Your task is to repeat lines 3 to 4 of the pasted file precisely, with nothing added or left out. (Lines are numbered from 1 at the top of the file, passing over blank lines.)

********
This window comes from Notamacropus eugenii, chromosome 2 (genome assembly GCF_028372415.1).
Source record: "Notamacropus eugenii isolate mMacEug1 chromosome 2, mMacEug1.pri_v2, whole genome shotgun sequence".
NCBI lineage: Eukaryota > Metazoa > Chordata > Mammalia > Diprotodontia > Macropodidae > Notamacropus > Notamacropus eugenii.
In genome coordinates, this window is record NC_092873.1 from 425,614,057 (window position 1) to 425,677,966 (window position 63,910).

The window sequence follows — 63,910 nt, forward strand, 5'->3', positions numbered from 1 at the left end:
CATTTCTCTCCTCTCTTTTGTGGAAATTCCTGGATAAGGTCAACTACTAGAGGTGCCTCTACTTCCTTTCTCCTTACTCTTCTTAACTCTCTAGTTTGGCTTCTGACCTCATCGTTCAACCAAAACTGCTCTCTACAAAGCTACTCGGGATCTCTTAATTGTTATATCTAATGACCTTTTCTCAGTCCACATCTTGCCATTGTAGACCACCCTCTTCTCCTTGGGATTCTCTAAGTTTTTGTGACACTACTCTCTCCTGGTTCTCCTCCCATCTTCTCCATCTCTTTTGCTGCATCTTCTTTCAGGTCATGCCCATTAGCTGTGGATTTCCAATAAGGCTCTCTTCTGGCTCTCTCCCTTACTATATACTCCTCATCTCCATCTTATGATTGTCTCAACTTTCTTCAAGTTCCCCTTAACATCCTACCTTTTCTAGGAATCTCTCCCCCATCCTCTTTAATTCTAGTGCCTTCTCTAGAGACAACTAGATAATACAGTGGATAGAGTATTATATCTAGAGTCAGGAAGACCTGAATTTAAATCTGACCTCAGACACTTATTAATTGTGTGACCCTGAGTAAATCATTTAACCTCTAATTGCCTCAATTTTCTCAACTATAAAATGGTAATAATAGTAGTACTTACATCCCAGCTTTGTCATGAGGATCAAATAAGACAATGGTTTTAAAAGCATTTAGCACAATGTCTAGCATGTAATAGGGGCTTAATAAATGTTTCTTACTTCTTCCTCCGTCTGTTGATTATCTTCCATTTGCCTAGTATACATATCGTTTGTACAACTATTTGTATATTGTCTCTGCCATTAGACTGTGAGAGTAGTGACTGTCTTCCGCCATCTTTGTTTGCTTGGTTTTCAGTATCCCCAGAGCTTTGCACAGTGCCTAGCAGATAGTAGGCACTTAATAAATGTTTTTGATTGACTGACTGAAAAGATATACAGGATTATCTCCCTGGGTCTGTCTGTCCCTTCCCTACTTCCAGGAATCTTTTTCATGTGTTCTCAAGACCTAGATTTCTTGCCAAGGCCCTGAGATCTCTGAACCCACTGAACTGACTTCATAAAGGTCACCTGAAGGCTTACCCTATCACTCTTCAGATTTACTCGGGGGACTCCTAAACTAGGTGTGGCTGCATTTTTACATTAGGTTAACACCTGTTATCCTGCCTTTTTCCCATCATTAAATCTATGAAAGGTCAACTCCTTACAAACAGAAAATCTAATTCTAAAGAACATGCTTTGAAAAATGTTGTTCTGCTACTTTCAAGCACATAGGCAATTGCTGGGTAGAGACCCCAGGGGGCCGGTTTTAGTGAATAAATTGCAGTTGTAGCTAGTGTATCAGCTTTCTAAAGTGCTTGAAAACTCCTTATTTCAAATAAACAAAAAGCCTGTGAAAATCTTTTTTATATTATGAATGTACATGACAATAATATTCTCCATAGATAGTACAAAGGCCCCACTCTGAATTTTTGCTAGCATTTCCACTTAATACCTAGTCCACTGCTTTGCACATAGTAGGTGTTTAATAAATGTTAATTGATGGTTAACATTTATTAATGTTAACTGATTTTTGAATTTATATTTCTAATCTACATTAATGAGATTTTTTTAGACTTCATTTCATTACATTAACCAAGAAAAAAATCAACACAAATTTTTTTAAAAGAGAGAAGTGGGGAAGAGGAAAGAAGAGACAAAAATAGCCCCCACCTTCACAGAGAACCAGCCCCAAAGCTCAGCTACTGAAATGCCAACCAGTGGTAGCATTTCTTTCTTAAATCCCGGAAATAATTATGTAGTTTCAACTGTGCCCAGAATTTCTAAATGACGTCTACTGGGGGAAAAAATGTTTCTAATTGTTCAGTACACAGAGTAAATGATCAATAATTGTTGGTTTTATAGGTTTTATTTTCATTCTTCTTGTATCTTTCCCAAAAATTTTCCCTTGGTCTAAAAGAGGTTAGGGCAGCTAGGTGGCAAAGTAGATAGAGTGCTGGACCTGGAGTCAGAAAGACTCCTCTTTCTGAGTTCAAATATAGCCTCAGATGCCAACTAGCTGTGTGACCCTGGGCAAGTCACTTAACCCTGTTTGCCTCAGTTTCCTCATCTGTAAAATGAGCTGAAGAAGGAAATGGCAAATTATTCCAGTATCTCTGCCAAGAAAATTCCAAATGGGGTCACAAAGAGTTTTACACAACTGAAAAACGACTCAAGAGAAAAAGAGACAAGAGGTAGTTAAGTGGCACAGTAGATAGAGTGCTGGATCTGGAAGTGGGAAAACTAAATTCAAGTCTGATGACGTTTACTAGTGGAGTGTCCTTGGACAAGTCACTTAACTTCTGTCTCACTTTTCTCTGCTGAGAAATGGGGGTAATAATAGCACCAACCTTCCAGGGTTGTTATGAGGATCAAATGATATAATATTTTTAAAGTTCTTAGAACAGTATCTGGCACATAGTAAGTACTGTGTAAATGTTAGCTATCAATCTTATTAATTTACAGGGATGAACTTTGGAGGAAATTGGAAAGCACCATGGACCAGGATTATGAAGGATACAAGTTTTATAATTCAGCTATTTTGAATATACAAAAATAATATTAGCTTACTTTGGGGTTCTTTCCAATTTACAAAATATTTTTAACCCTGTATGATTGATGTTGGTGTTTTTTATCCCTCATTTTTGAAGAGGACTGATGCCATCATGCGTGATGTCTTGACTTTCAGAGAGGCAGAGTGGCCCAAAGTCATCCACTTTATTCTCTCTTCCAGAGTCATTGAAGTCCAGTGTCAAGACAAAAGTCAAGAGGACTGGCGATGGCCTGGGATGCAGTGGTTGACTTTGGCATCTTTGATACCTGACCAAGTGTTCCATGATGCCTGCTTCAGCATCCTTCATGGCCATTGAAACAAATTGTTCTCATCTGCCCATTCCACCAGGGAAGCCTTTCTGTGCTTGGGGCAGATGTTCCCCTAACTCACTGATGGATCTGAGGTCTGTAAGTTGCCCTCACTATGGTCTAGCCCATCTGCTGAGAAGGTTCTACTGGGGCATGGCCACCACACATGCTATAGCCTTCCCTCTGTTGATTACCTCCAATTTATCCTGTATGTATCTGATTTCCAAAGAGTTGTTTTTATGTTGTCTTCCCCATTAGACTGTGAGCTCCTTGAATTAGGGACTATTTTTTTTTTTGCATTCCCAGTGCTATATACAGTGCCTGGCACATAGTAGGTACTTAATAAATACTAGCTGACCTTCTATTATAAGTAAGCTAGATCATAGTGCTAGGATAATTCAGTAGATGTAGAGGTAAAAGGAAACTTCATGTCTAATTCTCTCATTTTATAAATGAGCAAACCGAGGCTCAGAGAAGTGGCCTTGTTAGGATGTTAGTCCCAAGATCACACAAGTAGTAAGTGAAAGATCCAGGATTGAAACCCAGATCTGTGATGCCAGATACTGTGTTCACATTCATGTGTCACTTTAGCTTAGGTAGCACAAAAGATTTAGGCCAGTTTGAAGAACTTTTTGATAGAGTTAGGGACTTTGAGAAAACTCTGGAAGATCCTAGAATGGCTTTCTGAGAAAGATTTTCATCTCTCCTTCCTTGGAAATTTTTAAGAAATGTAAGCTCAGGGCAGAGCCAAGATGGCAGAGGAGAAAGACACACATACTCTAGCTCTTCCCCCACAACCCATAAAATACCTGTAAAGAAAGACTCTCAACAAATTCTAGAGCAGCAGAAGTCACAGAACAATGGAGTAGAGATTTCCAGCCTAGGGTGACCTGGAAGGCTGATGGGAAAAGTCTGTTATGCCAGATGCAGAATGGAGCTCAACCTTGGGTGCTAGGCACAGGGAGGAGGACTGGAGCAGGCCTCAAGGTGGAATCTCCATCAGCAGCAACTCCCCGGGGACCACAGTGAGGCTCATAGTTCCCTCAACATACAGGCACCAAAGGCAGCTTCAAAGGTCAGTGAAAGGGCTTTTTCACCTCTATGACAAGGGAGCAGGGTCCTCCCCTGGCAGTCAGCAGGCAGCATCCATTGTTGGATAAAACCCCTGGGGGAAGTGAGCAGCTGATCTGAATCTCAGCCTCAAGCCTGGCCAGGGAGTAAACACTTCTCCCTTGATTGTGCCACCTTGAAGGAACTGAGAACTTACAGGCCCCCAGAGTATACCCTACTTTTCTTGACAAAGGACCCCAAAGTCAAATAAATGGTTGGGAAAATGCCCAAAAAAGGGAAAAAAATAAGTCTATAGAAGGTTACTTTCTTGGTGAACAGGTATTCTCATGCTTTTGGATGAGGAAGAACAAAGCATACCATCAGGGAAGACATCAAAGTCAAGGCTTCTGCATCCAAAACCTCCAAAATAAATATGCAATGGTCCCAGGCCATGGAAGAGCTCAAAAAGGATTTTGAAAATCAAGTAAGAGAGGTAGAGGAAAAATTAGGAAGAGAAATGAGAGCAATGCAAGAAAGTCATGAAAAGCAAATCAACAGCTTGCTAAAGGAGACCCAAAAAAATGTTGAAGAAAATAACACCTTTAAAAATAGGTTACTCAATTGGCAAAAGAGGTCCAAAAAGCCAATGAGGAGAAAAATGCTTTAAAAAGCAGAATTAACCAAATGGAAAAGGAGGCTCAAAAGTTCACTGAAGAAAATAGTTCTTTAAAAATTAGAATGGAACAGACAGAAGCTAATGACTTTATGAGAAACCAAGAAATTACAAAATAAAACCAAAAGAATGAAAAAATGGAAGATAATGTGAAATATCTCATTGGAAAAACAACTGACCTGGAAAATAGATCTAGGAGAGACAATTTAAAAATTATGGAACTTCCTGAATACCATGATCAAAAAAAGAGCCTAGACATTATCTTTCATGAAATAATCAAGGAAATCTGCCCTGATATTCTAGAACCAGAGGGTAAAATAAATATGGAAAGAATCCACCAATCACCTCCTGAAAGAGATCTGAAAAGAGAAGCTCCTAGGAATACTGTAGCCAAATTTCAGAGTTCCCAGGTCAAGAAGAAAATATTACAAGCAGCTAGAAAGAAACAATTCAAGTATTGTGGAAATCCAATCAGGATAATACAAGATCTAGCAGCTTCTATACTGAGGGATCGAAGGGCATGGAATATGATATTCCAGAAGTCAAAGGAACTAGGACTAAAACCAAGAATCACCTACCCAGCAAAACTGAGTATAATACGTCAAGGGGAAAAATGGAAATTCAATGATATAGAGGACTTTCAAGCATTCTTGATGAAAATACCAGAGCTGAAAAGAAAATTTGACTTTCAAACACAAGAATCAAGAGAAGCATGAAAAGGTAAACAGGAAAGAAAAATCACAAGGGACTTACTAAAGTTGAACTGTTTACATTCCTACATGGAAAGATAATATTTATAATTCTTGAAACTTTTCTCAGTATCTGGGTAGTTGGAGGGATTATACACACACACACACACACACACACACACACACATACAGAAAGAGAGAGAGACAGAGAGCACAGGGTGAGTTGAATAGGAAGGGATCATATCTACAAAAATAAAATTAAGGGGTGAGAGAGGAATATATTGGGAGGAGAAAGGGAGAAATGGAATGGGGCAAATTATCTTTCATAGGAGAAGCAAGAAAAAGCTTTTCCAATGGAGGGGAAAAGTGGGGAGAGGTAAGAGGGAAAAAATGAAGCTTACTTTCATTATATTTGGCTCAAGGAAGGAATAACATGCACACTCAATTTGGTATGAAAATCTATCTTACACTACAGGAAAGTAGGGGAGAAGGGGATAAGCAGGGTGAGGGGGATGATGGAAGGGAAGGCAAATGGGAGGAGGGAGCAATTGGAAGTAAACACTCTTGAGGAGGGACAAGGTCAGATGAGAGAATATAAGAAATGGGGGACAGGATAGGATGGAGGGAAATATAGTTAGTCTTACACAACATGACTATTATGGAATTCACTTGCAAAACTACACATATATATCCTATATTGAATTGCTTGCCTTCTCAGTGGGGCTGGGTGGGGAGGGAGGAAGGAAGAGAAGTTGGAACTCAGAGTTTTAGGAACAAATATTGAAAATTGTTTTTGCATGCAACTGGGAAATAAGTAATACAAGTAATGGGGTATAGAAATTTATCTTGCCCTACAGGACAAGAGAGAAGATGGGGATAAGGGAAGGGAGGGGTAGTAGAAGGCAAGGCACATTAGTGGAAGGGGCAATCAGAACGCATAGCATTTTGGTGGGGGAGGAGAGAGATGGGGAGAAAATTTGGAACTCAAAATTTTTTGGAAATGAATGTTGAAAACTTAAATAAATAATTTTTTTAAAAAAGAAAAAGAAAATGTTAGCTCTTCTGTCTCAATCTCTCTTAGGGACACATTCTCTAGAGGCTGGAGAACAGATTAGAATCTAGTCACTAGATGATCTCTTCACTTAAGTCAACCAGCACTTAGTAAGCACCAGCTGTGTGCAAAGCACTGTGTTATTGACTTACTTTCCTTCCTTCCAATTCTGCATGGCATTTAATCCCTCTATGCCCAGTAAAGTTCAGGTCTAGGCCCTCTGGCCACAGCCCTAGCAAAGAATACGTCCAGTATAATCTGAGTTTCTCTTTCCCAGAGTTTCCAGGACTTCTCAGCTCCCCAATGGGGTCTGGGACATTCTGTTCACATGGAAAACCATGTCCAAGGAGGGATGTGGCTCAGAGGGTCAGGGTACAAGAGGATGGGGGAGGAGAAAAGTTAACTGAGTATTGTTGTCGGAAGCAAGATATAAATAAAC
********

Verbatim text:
NCBI lineage: Eukaryota > Metazoa > Chordata > Mammalia > Diprotodontia > Macropodidae > Notamacropus > Notamacropus eugenii.
In genome coordinates, this window is record NC_092873.1 from 425,614,057 (window position 1) to 425,677,966 (window position 63,910).